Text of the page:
Romo showing uncommon foresight
The Super Bowl provides the biggest stage to date for NFL analyst turned media darling Tony Romo, and the CBS Sports color commentator seems poised to maintain the success he has enjoyed during his first two seasons on the job and, especially, during the AFC Championship Game.
Romo, the former Dallas Cowboys quarterback, has effortlessly moved into his position on the network’s No. 1 TV team with veteran Jim Nantz.
He’s done so in a manner no one else has attempted. While analysts have traditionally found success by explaining what happened and why it happened after plays, Romo has gained notoriety by pretty much predicting the next play.
He’s been frighteningly accurate.
It’s really not a trick, though. It’s just a quarterback fairly fresh out of the league looking at defenses and sharing a QB’s mindset before each snap. He checks coverages, discusses down and distance and offers insights into what a team might do next. When it works, it’s good stuff — so much so that some have joked that he’s been more accurate completing predictions than he was at completing passes when he played.
Sometimes, though, Romo gets goaded into doing the what-comes-next thing more than he should, but that’s nit-picking. For the most part, he’s been , and he should be great working his first Super Bowl.
Additionally, Romo’s genuine enthusiasm just sounds different on a broadcast. He’s happy and excitable, not unprofessional, but different from many in his role. Plus, that approach makes the typically buttoned-up Nantz better.
CBS has more bells and whistles for this than a regular season game, but viewers will see those extra angles mostly on replays.
For the most part the broadcast should look like any other — and if it does not that probably means the behind-the-scenes folks are relying too much on hand-held views or gratuitous graphics.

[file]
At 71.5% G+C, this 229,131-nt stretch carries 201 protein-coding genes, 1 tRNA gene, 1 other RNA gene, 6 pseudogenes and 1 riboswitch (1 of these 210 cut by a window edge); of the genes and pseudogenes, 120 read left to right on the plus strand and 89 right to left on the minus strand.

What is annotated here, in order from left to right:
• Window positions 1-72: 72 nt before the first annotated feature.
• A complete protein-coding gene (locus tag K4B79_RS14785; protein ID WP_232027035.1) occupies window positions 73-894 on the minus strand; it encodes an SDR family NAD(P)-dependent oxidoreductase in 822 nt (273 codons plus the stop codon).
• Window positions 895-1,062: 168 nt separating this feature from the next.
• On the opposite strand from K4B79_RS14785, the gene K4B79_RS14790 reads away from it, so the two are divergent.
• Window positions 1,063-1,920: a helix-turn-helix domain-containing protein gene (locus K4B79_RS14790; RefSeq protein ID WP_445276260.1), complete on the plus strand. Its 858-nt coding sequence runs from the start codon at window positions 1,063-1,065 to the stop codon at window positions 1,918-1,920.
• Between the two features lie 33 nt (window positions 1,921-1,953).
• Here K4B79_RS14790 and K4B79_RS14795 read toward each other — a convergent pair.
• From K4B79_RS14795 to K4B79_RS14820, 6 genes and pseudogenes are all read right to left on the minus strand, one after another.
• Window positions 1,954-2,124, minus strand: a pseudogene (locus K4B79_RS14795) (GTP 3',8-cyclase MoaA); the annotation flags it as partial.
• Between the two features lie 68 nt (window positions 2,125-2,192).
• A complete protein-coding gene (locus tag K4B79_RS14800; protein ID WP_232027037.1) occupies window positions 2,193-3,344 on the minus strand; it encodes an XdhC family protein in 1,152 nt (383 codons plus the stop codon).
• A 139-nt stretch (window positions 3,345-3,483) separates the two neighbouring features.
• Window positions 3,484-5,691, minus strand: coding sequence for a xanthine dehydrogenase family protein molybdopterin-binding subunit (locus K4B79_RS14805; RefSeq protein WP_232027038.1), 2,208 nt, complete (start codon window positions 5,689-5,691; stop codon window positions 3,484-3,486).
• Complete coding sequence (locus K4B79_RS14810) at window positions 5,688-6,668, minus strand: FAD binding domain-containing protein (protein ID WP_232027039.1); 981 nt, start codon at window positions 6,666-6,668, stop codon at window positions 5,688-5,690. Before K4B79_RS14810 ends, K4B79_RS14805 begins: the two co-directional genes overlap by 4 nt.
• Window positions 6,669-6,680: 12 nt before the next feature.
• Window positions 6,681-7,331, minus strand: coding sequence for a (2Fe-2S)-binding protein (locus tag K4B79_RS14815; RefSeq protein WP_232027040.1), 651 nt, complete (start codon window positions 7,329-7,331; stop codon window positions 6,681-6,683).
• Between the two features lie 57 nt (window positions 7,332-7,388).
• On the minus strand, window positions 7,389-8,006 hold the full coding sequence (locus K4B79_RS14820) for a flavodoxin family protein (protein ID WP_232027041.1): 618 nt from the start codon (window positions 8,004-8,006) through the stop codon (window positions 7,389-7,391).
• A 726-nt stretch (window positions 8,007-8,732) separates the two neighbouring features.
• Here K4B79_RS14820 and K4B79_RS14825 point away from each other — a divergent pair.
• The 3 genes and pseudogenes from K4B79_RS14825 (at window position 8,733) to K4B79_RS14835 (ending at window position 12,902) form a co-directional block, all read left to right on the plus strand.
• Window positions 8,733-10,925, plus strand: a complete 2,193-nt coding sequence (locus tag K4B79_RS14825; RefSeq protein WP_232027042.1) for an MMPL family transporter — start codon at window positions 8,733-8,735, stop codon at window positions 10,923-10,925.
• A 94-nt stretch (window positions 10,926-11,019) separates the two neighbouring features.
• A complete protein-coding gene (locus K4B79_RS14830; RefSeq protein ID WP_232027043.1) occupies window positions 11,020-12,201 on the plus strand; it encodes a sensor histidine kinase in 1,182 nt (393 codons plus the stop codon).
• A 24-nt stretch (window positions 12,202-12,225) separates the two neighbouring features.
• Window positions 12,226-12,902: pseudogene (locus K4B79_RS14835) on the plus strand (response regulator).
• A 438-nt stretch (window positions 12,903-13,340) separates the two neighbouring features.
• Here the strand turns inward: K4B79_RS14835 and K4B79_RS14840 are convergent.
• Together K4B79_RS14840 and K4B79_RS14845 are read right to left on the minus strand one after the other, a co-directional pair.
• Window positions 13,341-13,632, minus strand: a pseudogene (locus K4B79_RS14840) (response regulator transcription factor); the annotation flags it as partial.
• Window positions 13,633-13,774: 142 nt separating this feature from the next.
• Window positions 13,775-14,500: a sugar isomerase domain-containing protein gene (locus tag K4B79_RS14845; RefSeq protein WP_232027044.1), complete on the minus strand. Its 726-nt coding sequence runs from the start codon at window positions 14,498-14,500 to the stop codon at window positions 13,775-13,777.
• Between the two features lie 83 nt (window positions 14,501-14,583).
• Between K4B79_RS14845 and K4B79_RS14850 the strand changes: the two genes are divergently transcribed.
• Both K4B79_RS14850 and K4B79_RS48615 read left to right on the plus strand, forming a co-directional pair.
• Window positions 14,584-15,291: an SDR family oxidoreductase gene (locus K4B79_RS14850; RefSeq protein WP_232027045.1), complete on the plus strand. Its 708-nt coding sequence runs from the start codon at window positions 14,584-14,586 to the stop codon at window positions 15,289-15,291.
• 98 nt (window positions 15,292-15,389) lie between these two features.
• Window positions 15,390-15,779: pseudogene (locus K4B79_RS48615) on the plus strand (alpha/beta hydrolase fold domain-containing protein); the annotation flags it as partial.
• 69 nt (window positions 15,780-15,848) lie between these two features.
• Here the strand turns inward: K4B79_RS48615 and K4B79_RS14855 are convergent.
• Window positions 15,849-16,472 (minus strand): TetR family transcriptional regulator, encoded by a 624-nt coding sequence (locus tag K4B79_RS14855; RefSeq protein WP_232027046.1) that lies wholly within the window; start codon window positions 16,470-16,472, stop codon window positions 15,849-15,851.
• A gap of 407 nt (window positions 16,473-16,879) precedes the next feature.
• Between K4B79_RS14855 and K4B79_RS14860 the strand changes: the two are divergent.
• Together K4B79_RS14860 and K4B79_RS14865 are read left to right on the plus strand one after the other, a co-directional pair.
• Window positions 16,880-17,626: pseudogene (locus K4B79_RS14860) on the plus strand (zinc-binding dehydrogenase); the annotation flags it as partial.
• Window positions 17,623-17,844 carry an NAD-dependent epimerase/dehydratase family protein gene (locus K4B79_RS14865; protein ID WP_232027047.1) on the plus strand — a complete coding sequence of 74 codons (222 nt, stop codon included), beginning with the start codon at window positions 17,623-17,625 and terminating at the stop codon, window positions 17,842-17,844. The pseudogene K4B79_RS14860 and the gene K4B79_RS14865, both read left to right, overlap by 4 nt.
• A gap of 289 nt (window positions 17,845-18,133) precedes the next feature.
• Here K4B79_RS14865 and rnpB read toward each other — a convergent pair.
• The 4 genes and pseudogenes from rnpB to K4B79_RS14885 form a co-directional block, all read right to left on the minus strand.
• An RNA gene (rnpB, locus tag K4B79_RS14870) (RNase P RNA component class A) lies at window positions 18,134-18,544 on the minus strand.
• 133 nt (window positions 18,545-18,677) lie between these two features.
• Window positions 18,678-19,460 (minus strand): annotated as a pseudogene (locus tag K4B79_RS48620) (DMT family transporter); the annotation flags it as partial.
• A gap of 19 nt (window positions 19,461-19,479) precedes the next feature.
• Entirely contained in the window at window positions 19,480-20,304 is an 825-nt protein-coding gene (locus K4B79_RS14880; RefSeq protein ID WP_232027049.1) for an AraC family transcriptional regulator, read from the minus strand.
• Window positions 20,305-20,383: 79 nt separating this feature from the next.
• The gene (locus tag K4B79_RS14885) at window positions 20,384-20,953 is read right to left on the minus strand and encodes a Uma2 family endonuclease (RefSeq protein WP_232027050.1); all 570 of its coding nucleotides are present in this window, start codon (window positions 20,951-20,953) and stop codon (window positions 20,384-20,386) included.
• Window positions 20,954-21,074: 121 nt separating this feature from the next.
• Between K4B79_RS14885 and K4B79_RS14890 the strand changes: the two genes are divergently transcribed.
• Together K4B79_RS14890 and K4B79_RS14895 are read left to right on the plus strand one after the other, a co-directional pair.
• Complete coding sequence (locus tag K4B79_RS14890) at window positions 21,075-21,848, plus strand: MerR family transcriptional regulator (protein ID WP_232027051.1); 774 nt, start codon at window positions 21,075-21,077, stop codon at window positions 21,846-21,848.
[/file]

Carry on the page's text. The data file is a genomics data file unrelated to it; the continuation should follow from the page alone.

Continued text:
With former official Gene Steratore in the booth, the network has a capable expert to discuss replays and rules. Like Romo, he was strong in the conference championship game and has been all season.
Sometimes, though, Romo does not make enough room for Steratore to share his expertise. The former official, not the former quarterback, should be the voice who helps inform viewers about controversial plays.
Beyond that, though, Romo should be the star of the show. He’s proven he’s up to the challenge.
Other Super Sunday items:
n Fans who listen on radio, and there are millions of them despite the attention the game gets on TV, will hear play-by-play man Kevin Harlan, who’s doing the game for the ninth year in a row. Hall of Fame quarterback Kurt Warner, who’s working his first Super Bowl, will be the analyst for the radio broadcast produced by Westwood One.
n It’s pretty much an all-day pregame show for the Super Bowl on NFL Network, which can be compelling at times and overkill at others. Pregame programming on CBS begins at 11:30 a.m. with “That Other Pregame Show” while “The Super Bowl Today” begins at 2 p.m. The push to kickoff starts with “The Super Bowl on CBS Kickoff Show” at 6 p.m.
n Thirty-second TV commercials for the game this year cost $5 million. Expect the usual mix of advertisers — automobiles, beverages, Budweiser (with a just-OK dog, Clydesdales, environmental pitch), movies, snack foods, stars making cameos (Harrison Ford for Alexa from Amazon) and technology.
n We’ll see what happens with Penn State men’s basketball and coach Patrick Chambers but count me hopeful for some victories soon. Absent victories, those of us who check in on the program by radio or hear play-by-play man Steve Jones’ weekday talk show (on WMAJ-1450) get stuck with all manner of context that inevitably seems to sound like an excuse. We’re now at the point of the season when we hear about the lack of home games on weekends. That’s usually followed by laments about the different days of the week the team must play. Sure, both points are true. Penn State draws better on Saturdays, and TV contracts mean all teams play on more than just two specific days of the week anymore. Still, it just sounds silly when the team is simply not winning. Maybe they’re close, which is fine, acknowledge that, but the other ancillary things are a bit too much.
n KDKA-TV in Pittsburgh fired an employee, Michael Telek, last week when he created an on-screen graphic for the station’s Monday afternoon newscasts that listed Patriots QB Tom Brady as “Known Cheater.” Telek, 27, told media outlets it was a “harmless joke,” but station officials felt otherwise. Plus, things like that do erode the credibility of an outlet and viewers should expect more professionalism from news organizations.
n The men’s basketball team plays Monday at Northwestern (8 p.m., Fox Sports 1) and Thursday at Ohio State (7 p.m., ESPN or ESPN2).
n Both Penn State men’s hockey games this week against Minnesota will air on the Big Ten Network. That’s 6 p.m. Friday and again at 6 p.m. Saturday.
Sampsell can be reached at firstname.lastname@example.org.